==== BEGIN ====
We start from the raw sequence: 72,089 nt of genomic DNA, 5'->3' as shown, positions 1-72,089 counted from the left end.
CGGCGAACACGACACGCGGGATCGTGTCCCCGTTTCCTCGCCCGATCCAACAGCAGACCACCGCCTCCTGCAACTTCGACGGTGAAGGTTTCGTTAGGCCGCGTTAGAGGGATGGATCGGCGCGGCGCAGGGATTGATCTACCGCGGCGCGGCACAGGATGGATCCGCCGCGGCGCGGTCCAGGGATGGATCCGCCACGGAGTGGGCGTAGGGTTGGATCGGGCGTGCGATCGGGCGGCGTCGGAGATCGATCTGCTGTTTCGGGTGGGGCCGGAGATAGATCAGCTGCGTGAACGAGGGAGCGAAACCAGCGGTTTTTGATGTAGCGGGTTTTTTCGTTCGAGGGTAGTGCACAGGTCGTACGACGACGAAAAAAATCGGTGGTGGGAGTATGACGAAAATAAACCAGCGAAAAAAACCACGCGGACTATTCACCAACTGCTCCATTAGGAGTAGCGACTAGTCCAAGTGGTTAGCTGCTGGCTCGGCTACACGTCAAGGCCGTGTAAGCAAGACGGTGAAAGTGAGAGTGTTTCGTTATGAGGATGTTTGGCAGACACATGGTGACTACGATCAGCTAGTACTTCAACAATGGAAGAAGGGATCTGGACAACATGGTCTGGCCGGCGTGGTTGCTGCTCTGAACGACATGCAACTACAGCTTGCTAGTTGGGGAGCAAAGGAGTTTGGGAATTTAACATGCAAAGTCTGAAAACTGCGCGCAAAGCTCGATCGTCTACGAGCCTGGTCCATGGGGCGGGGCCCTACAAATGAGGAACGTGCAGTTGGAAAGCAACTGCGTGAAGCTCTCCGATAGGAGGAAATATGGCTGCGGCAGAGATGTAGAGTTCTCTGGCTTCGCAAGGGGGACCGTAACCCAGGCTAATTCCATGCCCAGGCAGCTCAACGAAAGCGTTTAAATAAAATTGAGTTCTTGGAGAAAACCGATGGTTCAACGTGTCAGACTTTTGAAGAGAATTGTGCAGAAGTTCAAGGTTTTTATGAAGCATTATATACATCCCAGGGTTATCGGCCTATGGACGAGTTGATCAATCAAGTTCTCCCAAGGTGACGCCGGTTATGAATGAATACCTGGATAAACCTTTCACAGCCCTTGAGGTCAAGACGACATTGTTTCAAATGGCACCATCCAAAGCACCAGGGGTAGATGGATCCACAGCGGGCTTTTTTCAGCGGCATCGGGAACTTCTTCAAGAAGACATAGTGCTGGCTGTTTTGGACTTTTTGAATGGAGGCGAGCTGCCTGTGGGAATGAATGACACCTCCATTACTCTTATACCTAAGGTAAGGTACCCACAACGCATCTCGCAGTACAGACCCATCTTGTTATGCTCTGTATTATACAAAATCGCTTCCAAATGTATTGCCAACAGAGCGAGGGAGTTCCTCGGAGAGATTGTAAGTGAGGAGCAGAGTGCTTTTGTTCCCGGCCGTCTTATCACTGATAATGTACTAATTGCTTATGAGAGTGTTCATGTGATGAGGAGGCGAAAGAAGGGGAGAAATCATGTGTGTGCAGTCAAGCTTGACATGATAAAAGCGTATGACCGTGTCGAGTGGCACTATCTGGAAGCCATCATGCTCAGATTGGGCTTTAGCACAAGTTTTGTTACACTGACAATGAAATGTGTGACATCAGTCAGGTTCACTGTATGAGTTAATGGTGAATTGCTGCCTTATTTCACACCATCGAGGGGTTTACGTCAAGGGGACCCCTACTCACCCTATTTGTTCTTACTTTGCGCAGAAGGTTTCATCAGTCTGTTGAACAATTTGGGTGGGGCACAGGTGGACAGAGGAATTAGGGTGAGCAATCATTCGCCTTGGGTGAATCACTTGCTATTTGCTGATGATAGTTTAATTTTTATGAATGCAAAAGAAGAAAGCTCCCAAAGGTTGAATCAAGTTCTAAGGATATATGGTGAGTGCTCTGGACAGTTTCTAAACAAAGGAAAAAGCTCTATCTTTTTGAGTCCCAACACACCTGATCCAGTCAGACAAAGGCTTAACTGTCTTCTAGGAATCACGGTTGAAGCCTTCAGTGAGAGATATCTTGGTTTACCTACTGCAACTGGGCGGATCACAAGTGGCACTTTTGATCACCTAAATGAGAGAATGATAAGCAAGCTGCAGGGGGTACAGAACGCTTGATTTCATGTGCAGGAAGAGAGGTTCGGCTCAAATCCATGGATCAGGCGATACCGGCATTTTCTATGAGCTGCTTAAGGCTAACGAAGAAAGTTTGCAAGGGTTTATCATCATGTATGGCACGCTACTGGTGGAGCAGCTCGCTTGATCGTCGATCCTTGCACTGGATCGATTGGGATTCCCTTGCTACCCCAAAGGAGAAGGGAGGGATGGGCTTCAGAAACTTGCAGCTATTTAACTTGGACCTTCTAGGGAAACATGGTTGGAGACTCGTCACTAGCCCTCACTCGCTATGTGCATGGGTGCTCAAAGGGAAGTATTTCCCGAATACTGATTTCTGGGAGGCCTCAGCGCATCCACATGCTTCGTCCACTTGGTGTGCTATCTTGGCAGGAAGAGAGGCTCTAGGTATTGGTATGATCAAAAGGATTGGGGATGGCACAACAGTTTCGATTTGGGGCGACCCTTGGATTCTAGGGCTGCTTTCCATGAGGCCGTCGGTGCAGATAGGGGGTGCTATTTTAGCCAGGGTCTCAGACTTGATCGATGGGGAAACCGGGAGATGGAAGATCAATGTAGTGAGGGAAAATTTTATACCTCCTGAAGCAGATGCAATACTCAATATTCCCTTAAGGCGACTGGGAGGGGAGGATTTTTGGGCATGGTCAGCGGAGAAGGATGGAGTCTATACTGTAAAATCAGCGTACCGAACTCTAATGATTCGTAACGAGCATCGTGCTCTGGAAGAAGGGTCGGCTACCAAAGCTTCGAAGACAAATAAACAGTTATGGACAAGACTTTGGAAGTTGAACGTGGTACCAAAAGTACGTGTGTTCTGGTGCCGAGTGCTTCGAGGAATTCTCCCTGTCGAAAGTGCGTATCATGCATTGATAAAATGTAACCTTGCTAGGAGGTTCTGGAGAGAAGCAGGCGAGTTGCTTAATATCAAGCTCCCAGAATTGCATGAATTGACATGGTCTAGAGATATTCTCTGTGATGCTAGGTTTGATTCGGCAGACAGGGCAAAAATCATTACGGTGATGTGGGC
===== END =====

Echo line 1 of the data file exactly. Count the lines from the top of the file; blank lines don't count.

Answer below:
We start from the raw sequence: 72,089 nt of genomic DNA, 5'->3' as shown, positions 1-72,089 counted from the left end.